Despite this, these highly-motivated men and women continue to serve us. It is a testimony to the culture, the training and the overall ecosystem of the services carefully crafted over the years.
Compare this with the corporate world and all the pettiness and self-interest which largely govern relationships in most organisations, for all the song and dance made by famed HR managers and consultants in developing "culture", even the best organisations do not come even close to the culture of "service before self" – so deeply ensconced in the military ethos.
The ability of fostering team work, ensuring security of comrades as well as others, after some real time decisions, taken in very stressful and dangerous situations, is unparalleled. No corporate training programme will ever be able to inculcate this or even appreciate the enormity of this feeling.
So much hullabaloo is made by HR managers on compensation strategies designed to optimise performance and enhance motivation. Just imagine, what all our forces are called upon to do, and the efficiency with which they deliver, without any such fancy "incentives" coming into their collective thinking whilst performing the task on hand.
Contrast the culture of "being as good as yesterday" in the corporate sector with the life-long support system of the forces where a retired soldier is always made to feel at home, and respected, in his regiment/ corps irrespective of which officer is presently running the corps. Can this sense of belonging ever exist in any other corporate entity after an employee has left the organisation ?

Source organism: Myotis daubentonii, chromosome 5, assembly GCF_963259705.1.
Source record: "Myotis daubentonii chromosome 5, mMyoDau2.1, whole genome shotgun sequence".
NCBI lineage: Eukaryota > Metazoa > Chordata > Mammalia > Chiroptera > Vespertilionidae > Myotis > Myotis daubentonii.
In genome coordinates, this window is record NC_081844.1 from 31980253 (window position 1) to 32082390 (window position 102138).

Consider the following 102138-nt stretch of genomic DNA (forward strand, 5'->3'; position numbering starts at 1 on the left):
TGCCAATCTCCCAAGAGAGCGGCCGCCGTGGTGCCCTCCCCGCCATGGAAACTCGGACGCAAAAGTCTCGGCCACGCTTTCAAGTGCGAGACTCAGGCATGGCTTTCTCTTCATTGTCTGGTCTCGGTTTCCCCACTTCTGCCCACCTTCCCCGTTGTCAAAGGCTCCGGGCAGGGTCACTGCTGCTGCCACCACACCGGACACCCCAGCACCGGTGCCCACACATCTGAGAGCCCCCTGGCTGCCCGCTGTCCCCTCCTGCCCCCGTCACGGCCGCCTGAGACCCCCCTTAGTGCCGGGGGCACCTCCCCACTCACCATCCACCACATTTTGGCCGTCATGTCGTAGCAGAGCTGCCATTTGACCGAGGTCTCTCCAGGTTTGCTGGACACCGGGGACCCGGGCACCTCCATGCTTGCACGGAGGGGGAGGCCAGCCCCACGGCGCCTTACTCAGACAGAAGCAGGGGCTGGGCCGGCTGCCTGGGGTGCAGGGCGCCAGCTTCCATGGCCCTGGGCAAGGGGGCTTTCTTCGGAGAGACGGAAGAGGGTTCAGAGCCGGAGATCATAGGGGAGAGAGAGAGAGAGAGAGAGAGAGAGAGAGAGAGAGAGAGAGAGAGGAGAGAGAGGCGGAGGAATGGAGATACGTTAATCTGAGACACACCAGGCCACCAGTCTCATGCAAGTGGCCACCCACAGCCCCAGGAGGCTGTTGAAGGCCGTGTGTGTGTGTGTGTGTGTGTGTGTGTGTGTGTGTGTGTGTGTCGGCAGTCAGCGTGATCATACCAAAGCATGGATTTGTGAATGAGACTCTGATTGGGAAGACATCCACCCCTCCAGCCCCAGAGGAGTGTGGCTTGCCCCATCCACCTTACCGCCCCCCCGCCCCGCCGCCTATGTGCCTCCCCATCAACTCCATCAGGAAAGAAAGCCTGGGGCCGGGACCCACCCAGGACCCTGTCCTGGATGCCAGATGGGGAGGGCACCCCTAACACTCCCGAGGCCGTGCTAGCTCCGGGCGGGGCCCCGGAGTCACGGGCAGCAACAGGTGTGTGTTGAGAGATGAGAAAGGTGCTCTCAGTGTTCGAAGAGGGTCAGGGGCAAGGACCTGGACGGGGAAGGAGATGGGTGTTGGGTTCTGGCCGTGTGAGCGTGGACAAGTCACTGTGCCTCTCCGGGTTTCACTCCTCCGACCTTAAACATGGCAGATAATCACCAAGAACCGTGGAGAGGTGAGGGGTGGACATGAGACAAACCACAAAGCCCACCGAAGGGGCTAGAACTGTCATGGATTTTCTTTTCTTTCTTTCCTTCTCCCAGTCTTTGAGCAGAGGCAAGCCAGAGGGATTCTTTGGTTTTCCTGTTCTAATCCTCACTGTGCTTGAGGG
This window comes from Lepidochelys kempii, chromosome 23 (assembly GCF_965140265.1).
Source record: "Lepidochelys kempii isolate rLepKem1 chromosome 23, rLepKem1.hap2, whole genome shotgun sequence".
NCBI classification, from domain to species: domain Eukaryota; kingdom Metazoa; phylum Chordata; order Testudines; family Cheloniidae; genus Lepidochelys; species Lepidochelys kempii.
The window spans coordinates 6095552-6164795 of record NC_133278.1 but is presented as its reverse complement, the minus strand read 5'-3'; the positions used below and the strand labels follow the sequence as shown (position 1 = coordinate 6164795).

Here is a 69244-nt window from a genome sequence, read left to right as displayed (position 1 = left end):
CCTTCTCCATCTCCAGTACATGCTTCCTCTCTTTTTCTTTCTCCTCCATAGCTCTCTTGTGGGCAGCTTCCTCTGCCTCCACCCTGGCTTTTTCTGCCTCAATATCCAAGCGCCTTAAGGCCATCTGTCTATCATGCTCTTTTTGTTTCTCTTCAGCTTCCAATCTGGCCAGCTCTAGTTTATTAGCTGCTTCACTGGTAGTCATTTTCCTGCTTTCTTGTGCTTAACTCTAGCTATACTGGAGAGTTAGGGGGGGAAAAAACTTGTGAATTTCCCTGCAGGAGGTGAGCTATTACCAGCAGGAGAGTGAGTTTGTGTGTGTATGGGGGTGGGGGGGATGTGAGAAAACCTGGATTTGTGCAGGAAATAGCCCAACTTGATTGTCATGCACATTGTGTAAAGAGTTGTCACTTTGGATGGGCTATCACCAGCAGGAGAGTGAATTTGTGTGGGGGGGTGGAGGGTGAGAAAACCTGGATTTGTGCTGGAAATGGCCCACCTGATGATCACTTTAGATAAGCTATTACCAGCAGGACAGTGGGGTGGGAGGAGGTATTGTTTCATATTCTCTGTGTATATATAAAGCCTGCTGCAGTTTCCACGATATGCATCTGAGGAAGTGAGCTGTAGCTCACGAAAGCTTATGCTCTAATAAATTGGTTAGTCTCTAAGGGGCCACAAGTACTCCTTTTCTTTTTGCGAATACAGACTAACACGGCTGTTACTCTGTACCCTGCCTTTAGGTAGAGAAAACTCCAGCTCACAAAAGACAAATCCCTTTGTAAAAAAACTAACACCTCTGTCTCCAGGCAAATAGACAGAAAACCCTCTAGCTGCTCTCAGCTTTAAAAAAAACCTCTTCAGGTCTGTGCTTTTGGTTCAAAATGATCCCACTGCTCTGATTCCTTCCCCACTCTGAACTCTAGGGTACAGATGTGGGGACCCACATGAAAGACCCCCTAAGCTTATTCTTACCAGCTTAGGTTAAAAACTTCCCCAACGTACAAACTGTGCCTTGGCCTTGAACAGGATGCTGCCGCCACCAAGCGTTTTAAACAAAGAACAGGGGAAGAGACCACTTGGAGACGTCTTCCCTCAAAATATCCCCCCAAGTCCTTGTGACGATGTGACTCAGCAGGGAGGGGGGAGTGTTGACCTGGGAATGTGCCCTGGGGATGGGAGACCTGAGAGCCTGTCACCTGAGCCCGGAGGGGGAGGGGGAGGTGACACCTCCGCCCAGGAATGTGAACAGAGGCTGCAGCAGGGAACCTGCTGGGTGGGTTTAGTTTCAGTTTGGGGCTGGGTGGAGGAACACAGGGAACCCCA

It is practices such as these that drive long-term loyalty and dedication to an organisation and commercial companies would do well to imbibe some of these in their organisational development endeavours.
Sending HR managers on compulsory training to some defence units, instead of fancy academic sessions in five star hotels or storied institutions, would be a good place to start with!
Respect Their Sacrifices
As regards our society in general, conscription would go a long way in inculcating that kind of sensitivity to some extent. NCC training for young students must be made compulsory.
It is also high time the society starts showing some semblance of genuine respect in day to day life, towards our forces, in a substantive manner. This one factor forms the cornerstone of the incredible motivational engine, which drives the highly-efficient institution of the armed forces.
Till then, we must remain grateful that our defence forces still display the grace and dignity to honour those who have passed their prime realising the fact that they sacrificed their present for our future.
The sheer joy and contentment at such gatherings has to be experienced to be believed.
(Prabal Basu Roy is a Sloan Fellow from the London Business School and a Chartered Accountant. He can be reached @PrabalBasuRoy. The views expressed above are the author’s own. The Quint neither endorses nor is responsible for the same.)